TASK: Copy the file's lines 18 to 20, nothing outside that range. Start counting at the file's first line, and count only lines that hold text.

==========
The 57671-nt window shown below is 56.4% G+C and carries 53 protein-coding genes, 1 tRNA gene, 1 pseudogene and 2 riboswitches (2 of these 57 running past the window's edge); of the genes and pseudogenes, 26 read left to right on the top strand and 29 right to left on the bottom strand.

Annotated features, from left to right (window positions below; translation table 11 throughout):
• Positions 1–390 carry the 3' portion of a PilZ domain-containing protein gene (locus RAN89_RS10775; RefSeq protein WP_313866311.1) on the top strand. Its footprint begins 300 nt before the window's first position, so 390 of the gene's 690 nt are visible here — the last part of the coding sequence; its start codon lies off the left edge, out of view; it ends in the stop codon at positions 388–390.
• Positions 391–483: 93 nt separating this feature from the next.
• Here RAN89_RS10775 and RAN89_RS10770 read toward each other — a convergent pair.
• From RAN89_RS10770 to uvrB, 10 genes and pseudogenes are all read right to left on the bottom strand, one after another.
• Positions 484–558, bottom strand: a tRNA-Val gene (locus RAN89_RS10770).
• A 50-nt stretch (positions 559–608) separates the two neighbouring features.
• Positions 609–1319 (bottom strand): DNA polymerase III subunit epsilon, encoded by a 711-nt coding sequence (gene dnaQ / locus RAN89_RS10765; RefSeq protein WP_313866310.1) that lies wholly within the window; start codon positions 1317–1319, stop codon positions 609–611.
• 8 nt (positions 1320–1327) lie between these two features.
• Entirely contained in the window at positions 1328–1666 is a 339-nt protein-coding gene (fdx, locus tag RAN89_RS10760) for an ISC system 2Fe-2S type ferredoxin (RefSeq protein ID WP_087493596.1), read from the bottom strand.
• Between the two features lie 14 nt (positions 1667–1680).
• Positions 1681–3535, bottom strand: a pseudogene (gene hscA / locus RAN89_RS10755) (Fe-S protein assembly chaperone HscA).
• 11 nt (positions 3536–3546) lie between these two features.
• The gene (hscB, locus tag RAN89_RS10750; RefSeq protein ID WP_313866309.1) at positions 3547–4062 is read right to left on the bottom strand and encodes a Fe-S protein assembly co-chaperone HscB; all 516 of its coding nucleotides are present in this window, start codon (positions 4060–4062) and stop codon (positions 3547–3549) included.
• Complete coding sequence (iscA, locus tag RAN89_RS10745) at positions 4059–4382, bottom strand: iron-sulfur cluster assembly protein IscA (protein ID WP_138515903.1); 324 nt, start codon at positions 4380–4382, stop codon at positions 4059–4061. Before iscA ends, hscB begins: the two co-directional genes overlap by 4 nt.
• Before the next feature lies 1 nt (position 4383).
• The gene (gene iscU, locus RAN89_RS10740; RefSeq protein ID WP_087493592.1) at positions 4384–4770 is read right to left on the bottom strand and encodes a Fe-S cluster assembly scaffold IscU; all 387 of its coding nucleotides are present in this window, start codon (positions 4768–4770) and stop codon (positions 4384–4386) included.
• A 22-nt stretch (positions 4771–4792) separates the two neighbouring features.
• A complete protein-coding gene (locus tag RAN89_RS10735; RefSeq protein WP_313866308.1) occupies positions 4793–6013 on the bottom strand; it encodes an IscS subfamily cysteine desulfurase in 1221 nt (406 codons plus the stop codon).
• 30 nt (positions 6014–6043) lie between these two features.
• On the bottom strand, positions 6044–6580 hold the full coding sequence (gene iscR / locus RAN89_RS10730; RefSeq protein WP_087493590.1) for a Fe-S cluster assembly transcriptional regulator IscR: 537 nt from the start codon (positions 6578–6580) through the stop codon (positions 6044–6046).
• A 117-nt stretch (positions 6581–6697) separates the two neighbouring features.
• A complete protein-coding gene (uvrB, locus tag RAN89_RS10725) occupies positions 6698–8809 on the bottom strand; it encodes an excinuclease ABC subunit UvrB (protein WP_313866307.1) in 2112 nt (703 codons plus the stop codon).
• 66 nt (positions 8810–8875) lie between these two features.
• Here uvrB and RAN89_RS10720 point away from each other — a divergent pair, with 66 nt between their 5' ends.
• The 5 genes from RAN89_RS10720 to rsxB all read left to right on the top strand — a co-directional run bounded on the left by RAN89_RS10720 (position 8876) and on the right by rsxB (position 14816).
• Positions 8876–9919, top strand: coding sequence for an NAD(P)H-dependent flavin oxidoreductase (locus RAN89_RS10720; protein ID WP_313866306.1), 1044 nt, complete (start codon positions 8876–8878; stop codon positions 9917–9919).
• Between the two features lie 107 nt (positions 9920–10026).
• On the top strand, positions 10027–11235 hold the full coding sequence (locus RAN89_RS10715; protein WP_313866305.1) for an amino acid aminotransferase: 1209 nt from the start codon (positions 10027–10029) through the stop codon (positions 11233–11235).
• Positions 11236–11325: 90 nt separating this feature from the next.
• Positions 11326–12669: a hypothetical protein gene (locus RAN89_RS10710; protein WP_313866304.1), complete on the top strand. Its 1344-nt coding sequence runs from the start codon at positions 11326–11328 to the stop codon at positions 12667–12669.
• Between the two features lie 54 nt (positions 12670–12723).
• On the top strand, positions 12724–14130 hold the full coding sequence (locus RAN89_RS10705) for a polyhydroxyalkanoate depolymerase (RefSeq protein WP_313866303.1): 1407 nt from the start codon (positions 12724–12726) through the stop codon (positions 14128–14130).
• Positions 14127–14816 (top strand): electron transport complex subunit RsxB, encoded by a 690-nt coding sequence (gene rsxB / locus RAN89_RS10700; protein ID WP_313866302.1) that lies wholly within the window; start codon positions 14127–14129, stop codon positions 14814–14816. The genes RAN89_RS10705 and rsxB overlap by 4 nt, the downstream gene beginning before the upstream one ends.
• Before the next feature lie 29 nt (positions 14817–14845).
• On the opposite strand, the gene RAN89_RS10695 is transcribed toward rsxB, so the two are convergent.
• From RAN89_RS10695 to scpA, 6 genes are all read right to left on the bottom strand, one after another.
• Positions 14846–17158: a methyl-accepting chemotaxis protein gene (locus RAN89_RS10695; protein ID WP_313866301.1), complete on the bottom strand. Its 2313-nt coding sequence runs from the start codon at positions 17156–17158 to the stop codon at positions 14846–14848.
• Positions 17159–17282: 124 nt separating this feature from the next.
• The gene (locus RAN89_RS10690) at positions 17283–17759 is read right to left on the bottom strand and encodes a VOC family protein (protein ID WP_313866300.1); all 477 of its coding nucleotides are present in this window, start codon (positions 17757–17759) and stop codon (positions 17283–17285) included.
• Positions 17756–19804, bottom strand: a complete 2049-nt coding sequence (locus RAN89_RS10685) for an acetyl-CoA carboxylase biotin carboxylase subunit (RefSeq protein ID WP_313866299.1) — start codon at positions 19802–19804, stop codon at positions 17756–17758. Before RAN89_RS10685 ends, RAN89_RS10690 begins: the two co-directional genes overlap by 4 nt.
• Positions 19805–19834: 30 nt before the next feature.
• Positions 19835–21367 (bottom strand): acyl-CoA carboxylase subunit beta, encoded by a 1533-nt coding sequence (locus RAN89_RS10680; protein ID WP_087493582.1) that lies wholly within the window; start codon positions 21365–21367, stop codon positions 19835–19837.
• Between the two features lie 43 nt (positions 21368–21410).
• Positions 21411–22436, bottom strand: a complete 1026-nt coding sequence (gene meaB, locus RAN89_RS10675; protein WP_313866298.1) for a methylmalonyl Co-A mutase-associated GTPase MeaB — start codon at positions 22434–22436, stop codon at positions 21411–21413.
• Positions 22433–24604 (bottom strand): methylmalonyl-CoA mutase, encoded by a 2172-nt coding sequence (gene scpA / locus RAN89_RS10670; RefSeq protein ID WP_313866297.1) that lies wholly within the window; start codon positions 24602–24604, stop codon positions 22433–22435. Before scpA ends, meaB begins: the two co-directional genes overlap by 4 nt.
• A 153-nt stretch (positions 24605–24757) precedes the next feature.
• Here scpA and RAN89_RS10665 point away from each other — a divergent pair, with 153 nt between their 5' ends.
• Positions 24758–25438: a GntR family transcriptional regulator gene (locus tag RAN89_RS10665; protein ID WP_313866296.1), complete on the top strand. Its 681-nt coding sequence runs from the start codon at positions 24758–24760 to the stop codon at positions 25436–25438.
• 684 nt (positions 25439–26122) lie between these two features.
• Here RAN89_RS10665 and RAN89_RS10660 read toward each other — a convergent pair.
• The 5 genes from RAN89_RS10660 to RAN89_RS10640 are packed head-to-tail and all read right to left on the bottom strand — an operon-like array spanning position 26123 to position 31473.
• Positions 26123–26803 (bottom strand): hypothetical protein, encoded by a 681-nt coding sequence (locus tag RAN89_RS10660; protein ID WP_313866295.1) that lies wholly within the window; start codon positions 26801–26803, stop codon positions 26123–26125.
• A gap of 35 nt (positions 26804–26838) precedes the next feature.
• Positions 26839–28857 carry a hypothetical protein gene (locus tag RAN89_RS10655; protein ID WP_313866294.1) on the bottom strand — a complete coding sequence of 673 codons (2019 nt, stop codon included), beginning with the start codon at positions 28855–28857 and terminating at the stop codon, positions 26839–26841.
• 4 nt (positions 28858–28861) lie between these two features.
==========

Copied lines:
• The gene (gene iscU, locus RAN89_RS10740; RefSeq protein ID WP_087493592.1) at positions 4384–4770 is read right to left on the bottom strand and encodes a Fe-S cluster assembly scaffold IscU; all 387 of its coding nucleotides are present in this window, start codon (positions 4768–4770) and stop codon (positions 4384–4386) included.
• A 22-nt stretch (positions 4771–4792) separates the two neighbouring features.
• A complete protein-coding gene (locus tag RAN89_RS10735; RefSeq protein WP_313866308.1) occupies positions 4793–6013 on the bottom strand; it encodes an IscS subfamily cysteine desulfurase in 1221 nt (406 codons plus the stop codon).